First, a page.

Changing Tyres

How to get more life out of your tyres

Making your tyres last longer isn’t just a smart way to save money, it can also have a major impact on your safety when you are out on the road. That’s because making your tyres last longer involves keeping them in a good condition, which in turn will improve your car’s responsiveness in a variety of potentially hazardous conditions and situations.

Here are some guidelines for getting more life out of your tyres.

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Know when to replace them

Before you even think about getting more life out of your tyres you need to know when they’ve reached the end of the road. The first thing to check is that each tyre has sufficient tread depth for safe driving. Many tyres have tread wear bars in the tread grooves. If these are flush with the surrounding tread, the tyre requires replacement. If the tyre does not have tread wear bars, take a 20 cent coin and insert it into a groove. If the tyre tread doesn’t reach up to the bill of the platypus on the coin, you need a new tyre. Don’t forget your spare – these should be replaced every 6 years.

Maintain the correct tyre pressure

This is straightforward – check your tyre pressure and adjust it whenever you refuel your car. The majority of petrol stations have air pumps that will also gauge your tyre pressure. If you have a DIY approach to car maintenance you can purchase an inexpensive handheld tyre pressure gauge and check your tyre pressure at home. The correct pressure for your tyres will be printed on the panel of the driver’s door of your car as well as in your car owner’s manual.

Tyres that are over- or under-inflated can cause a range of problems ranging from lower fuel efficiency to hazardous blowouts.

Rotate your tyres

The tread on a tyre will wear differently depending on where it is located on the car. Keeping a tyre in the same position throughout its lifespan will therefore lead to faster tread wear than if it was rotated to another position on your car. Rotating tyres not only makes your tyres tread last longer, it also wears the tread evenly across your tyres, leading to a smoother ride. Tyres should be rotated every 10,000 km.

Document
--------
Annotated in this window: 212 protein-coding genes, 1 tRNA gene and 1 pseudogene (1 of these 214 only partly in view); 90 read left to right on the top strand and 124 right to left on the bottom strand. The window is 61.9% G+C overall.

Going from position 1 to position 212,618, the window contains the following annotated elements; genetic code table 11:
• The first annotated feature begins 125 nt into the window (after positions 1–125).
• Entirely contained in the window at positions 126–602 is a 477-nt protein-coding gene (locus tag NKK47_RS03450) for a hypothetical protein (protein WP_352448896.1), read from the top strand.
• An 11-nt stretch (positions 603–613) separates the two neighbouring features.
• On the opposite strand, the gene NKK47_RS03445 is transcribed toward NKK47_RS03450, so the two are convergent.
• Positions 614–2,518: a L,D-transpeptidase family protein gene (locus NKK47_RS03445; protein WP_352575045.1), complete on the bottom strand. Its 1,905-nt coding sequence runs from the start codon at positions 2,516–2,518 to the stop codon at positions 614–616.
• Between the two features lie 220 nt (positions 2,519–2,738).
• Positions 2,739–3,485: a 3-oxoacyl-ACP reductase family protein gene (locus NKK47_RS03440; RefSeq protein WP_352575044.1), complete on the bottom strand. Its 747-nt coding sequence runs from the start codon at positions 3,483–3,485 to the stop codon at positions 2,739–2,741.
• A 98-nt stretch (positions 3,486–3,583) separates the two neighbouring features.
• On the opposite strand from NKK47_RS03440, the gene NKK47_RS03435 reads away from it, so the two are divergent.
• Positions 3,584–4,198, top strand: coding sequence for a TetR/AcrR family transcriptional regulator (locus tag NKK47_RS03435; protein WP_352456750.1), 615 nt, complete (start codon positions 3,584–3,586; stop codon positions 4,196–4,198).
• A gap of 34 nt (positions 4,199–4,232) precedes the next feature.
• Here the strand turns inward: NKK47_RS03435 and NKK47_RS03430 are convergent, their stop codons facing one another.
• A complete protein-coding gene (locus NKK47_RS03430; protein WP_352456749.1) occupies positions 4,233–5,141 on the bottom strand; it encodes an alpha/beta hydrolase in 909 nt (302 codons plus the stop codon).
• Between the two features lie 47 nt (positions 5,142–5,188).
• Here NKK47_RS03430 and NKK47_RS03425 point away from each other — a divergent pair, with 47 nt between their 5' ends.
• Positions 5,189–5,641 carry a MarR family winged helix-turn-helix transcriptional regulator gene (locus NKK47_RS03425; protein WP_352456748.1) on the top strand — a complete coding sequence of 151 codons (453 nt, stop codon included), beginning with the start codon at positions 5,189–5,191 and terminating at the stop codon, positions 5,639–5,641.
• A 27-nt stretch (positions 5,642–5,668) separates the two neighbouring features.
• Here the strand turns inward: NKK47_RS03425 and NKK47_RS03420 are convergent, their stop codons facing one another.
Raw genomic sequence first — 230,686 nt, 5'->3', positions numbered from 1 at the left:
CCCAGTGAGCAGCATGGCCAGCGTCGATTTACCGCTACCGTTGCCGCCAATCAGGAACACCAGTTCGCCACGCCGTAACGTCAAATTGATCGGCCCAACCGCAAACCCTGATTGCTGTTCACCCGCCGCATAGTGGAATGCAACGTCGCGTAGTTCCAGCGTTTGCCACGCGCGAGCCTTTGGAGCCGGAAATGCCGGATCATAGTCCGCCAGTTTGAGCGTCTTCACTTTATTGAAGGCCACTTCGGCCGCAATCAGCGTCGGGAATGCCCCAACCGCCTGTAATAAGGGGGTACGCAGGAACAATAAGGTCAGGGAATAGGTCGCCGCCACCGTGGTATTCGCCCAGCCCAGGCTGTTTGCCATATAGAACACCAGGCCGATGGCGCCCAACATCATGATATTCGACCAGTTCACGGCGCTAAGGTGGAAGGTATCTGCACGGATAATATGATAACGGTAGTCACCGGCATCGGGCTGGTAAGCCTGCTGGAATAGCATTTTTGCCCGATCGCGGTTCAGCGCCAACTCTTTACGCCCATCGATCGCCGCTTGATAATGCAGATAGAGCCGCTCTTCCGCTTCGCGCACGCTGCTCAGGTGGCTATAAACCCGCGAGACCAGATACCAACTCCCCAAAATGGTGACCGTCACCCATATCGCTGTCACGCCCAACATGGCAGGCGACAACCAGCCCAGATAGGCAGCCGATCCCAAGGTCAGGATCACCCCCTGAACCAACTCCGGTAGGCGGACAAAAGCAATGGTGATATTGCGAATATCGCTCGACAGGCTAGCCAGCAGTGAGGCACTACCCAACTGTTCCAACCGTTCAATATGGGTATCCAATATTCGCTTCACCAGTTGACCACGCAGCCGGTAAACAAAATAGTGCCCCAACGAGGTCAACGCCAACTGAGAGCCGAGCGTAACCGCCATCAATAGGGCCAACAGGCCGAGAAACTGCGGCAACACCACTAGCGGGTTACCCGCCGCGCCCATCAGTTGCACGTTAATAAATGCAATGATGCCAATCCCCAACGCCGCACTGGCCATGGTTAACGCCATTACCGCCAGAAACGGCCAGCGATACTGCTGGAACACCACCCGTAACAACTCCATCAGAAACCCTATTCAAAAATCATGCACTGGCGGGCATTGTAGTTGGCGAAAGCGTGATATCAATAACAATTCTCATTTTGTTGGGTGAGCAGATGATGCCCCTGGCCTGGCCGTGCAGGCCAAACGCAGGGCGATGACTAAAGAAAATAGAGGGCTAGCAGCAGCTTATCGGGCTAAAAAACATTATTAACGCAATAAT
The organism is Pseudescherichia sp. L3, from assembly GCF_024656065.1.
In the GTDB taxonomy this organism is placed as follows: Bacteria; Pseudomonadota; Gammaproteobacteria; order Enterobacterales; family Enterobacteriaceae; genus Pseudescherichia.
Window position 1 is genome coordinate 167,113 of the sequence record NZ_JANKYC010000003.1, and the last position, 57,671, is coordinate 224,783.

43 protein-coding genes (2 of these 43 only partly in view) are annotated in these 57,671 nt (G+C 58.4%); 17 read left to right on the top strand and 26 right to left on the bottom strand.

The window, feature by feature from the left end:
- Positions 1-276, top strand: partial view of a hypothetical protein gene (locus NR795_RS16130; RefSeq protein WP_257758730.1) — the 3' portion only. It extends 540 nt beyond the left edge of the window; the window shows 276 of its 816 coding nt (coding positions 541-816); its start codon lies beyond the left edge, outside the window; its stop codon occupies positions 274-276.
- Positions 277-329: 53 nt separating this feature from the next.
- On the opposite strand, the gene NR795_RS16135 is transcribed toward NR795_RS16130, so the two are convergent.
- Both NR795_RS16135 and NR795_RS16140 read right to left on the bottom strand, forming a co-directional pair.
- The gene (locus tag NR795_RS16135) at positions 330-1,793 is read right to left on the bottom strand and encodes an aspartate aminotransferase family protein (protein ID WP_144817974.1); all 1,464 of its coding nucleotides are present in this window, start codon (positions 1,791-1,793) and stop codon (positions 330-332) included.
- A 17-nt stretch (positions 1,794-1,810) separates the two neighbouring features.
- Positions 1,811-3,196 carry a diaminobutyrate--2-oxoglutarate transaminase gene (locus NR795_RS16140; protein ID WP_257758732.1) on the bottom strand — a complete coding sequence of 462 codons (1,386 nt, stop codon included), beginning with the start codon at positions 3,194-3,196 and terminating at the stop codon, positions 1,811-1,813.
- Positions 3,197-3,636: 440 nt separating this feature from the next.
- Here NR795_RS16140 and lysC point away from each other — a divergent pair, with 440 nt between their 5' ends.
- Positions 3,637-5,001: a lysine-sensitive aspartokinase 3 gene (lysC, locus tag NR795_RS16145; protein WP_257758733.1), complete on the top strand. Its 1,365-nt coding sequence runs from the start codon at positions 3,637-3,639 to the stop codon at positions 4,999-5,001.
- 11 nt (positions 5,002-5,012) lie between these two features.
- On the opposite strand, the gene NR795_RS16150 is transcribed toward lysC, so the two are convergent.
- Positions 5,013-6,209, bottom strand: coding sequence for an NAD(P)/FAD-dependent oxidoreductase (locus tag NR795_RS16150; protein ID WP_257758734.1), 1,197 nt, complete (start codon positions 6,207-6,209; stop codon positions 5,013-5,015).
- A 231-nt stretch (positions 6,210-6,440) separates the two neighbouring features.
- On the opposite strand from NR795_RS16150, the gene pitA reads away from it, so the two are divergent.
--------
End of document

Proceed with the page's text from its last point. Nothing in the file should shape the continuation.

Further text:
Keep your wheels balanced

If you feel your car ‘pulling’ in a specific direction and have to counter this effect with your steering wheel, then your car’s wheel alignment is out of whack. Many tyre repair shops can balance your tyres and fix any wheel alignment issues while you have them rotated. So it’s a good idea to have both issues seen to at the same time to cover all bases. Besides prolonging the life of the tyres, you’ll also be rewarded with fewer vibrations and less cabin noise when you drive.

Don’t ignore punctures

When you notice that one of your tyres requires inflation more often than the others, check it for a puncture. Larger punctures will generally force you to deal with them if you want to remain mobile, but smaller ones can be missed or ignored with potentially serious consequences. Punctures smaller than 6mm in diameter can be easily and inexpensively fixed using a mushroom plug, while larger ones will require you to replace the tyre. Never drive on a punctured tyre.

Replace it with the spare and have the punctured tyre repaired or replaced as soon as possible.

Practise tyre-friendly driving

The way you drive can affect how quickly your tyres wear out. Speeding around corners is one way to wear out your front tyres more rapidly, so take it easy in the bends. Tyres in cars without ABS braking systems can lock during hard braking, eating away at your tread. You should also stick to speed limits and avoid speeding. Driving at high speed can generate heat build-up, which can lead to a blowout. It also gives you less time to react to tyre-damaging road hazards like potholes.

Replace your tyres after 7 years

If you take good care of your tyres or don’t drive your car often your tyres may reach the ripe old age of 7 without the tread falling beneath acceptable levels. However, over the years the tyres will still have been exposed to heat, UV light and moisture that will have degraded the rubber. In fact tyres that aren’t used often are more susceptible to structural degradation, which is why your spare tyre needs to be replaced every 6 years. You can find out how old your tyre is by checking the DOT Tire Identification Number printed on the tyre. The last four digits indicate the week and year that the tyre was manufactured.

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